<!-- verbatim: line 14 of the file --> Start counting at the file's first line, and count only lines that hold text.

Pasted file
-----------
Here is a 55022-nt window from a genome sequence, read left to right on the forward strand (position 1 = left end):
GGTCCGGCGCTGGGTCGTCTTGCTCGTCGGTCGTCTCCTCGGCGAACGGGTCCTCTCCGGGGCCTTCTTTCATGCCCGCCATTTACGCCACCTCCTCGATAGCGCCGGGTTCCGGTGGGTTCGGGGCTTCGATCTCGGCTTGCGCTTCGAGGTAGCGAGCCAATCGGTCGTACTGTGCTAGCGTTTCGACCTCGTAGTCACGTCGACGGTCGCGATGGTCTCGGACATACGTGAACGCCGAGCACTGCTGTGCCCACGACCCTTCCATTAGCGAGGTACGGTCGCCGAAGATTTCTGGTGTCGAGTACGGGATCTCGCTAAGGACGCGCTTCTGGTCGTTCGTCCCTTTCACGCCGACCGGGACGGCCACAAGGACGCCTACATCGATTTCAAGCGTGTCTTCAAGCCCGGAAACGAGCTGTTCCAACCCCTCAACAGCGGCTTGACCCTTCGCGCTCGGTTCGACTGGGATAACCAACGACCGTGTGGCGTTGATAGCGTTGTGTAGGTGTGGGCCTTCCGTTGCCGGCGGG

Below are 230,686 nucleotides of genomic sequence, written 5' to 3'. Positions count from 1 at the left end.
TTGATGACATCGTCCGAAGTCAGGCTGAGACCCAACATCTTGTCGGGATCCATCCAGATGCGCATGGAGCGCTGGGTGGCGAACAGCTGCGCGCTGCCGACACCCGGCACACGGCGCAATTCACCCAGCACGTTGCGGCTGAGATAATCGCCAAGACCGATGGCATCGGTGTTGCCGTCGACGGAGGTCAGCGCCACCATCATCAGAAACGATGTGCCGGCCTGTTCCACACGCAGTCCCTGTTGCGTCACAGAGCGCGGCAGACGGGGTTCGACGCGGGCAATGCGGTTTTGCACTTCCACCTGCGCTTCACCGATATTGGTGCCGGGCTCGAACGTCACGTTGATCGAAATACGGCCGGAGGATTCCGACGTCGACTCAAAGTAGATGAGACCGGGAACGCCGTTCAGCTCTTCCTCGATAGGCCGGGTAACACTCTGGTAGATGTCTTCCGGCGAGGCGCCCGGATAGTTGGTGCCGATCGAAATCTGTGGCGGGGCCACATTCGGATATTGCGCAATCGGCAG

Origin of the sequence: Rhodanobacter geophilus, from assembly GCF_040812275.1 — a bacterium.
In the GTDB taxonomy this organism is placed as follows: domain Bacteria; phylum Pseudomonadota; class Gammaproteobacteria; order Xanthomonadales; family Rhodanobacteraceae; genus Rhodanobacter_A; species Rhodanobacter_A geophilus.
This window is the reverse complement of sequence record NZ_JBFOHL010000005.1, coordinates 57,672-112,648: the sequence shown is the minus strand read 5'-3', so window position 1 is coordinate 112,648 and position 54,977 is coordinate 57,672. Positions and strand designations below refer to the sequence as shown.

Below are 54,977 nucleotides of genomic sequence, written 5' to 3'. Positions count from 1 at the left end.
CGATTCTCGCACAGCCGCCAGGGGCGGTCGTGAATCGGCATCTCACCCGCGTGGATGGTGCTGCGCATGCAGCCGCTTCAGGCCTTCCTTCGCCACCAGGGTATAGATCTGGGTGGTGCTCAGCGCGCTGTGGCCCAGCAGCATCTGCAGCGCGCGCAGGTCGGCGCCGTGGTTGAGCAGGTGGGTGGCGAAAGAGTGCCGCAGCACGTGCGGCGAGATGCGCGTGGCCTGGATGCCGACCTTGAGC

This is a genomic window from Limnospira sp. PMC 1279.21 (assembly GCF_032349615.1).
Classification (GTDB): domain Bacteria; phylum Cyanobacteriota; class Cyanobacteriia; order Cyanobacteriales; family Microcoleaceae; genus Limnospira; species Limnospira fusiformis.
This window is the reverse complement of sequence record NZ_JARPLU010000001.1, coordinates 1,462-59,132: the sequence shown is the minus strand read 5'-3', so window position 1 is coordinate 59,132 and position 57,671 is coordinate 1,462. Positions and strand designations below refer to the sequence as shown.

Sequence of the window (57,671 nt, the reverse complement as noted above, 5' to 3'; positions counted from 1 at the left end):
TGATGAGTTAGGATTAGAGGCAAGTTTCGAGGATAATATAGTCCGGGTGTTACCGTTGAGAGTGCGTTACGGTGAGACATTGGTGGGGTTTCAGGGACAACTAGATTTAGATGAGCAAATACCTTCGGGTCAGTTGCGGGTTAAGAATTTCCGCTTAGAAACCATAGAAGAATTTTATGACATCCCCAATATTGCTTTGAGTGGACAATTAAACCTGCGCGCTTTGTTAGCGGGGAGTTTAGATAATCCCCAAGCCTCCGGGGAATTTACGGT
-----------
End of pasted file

TGATGAGTTAGGATTAGAGGCAAGTTTCGAGGATAATATAGTCCGGGTGTTACCGTTGAGAGTGCGTTACGGTGAGACATTGGTGGGGTTTCAGGGACAACTAGATTTAGATGAGCAAATACCTTCGGGTCAGTTGCGGGTTAAGAATTTCCGCTTAGAAACCATAGAAGAATTTTATGACATCCCCAATATTGCTTTGAGTGGACAATTAAACCTGCGCGCTTTGTTAGCGGGGAGTTTAGATAATCCCCAAGCCTCCGGGGAATTTACGGT